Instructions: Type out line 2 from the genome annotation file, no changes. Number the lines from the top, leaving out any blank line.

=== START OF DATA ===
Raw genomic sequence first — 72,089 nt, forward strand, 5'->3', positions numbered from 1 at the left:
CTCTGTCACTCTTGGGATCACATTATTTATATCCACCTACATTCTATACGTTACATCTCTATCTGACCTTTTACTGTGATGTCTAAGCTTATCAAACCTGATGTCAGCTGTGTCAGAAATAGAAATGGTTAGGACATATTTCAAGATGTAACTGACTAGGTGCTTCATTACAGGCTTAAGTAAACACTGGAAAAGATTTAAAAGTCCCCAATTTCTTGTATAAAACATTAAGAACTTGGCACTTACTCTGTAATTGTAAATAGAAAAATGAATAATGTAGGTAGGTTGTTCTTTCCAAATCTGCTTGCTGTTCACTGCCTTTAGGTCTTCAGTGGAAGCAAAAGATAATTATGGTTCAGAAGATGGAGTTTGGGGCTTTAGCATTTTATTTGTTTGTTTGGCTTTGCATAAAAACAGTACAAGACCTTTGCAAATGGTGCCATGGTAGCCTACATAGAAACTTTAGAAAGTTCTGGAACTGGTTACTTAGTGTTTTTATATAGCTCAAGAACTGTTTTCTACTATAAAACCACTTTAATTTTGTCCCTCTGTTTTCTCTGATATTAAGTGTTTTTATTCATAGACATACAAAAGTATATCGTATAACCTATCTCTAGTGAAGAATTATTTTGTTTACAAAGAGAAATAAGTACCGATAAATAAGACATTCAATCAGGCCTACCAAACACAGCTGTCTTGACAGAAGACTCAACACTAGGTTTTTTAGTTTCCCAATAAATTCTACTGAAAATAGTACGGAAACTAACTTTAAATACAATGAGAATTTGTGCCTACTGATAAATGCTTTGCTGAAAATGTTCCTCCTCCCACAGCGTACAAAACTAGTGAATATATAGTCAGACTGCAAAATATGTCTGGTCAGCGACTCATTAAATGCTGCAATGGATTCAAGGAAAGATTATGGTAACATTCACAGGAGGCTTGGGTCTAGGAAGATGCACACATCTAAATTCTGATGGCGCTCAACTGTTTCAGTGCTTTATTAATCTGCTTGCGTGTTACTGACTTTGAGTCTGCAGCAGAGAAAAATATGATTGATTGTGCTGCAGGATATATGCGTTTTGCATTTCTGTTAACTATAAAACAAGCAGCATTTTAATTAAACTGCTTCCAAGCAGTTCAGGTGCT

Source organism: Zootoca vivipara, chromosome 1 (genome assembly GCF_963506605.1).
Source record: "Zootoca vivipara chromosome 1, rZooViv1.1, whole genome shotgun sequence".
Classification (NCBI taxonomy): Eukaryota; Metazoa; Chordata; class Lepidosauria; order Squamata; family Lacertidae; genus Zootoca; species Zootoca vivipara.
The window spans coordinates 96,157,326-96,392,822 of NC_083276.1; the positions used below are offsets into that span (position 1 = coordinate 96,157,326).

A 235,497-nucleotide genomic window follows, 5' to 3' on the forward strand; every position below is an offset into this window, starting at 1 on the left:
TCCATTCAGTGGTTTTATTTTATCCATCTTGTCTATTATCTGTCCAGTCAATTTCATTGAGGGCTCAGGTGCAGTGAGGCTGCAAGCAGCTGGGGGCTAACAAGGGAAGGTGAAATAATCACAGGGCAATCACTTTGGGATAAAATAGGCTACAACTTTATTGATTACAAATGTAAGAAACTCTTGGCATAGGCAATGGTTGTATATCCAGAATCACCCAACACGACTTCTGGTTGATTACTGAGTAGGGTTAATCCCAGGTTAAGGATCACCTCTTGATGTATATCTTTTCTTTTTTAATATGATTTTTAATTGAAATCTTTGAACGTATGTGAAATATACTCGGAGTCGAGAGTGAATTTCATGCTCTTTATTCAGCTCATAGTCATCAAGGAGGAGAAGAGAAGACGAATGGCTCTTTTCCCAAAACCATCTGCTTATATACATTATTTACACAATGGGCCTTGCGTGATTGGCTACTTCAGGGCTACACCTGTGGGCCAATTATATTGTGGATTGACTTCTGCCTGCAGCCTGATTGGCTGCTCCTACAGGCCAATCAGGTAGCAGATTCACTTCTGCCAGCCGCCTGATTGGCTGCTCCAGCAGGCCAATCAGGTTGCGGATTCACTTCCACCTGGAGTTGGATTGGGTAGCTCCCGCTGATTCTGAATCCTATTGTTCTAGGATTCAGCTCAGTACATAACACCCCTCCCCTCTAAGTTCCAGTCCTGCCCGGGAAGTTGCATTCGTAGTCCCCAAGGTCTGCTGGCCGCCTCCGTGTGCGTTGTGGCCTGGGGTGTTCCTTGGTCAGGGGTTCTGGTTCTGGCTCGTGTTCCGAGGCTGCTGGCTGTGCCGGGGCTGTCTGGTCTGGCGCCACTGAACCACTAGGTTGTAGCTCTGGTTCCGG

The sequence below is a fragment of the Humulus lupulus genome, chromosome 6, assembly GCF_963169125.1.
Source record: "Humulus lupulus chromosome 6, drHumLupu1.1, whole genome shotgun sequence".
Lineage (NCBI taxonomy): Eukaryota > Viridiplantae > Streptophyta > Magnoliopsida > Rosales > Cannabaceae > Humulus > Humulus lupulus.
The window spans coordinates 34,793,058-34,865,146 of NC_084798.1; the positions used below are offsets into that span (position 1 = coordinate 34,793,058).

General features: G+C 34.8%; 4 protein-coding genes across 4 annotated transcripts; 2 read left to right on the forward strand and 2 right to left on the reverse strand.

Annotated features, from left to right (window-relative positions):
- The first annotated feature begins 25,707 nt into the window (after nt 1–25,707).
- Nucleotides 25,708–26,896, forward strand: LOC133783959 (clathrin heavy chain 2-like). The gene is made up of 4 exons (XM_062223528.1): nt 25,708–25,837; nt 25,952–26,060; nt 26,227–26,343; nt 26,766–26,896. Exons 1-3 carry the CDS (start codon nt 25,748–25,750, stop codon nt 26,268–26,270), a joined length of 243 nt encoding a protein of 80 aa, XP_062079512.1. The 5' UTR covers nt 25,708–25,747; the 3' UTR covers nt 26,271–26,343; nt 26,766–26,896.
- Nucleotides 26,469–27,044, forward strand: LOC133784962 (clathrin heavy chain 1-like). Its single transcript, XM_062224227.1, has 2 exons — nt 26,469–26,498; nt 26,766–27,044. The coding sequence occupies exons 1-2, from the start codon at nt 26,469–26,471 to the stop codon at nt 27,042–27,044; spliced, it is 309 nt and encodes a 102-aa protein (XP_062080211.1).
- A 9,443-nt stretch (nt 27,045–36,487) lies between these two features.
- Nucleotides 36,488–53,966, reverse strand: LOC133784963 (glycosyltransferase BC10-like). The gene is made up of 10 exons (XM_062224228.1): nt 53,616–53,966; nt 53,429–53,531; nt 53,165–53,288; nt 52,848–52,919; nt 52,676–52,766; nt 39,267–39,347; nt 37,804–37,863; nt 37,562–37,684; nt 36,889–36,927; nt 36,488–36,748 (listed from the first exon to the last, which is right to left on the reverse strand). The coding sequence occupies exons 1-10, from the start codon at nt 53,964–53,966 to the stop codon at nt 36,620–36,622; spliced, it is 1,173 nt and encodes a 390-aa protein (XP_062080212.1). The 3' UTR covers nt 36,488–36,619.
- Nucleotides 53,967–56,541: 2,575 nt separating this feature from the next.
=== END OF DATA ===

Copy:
CTCTGTCACTCTTGGGATCACATTATTTATATCCACCTACATTCTATACGTTACATCTCTATCTGACCTTTTACTGTGATGTCTAAGCTTATCAAACCTGATGTCAGCTGTGTCAGAAATAGAAATGGTTAGGACATATTTCAAGATGTAACTGACTAGGTGCTTCATTACAGGCTTAAGTAAACACTGGAAAAGATTTAAAAGTCCCCAATTTCTTGTATAAAACATTAAGAACTTGGCACTTACTCTGTAATTGTAAATAGAAAAATGAATAATGTAGGTAGGTTGTTCTTTCCAAATCTGCTTGCTGTTCACTGCCTTTAGGTCTTCAGTGGAAGCAAAAGATAATTATGGTTCAGAAGATGGAGTTTGGGGCTTTAGCATTTTATTTGTTTGTTTGGCTTTGCATAAAAACAGTACAAGACCTTTGCAAATGGTGCCATGGTAGCCTACATAGAAACTTTAGAAAGTTCTGGAACTGGTTACTTAGTGTTTTTATATAGCTCAAGAACTGTTTTCTACTATAAAACCACTTTAATTTTGTCCCTCTGTTTTCTCTGATATTAAGTGTTTTTATTCATAGACATACAAAAGTATATCGTATAACCTATCTCTAGTGAAGAATTATTTTGTTTACAAAGAGAAATAAGTACCGATAAATAAGACATTCAATCAGGCCTACCAAACACAGCTGTCTTGACAGAAGACTCAACACTAGGTTTTTTAGTTTCCCAATAAATTCTACTGAAAATAGTACGGAAACTAACTTTAAATACAATGAGAATTTGTGCCTACTGATAAATGCTTTGCTGAAAATGTTCCTCCTCCCACAGCGTACAAAACTAGTGAATATATAGTCAGACTGCAAAATATGTCTGGTCAGCGACTCATTAAATGCTGCAATGGATTCAAGGAAAGATTATGGTAACATTCACAGGAGGCTTGGGTCTAGGAAGATGCACACATCTAAATTCTGATGGCGCTCAACTGTTTCAGTGCTTTATTAATCTGCTTGCGTGTTACTGACTTTGAGTCTGCAGCAGAGAAAAATATGATTGATTGTGCTGCAGGATATATGCGTTTTGCATTTCTGTTAACTATAAAACAAGCAGCATTTTAATTAAACTGCTTCCAAGCAGTTCAGGTGCT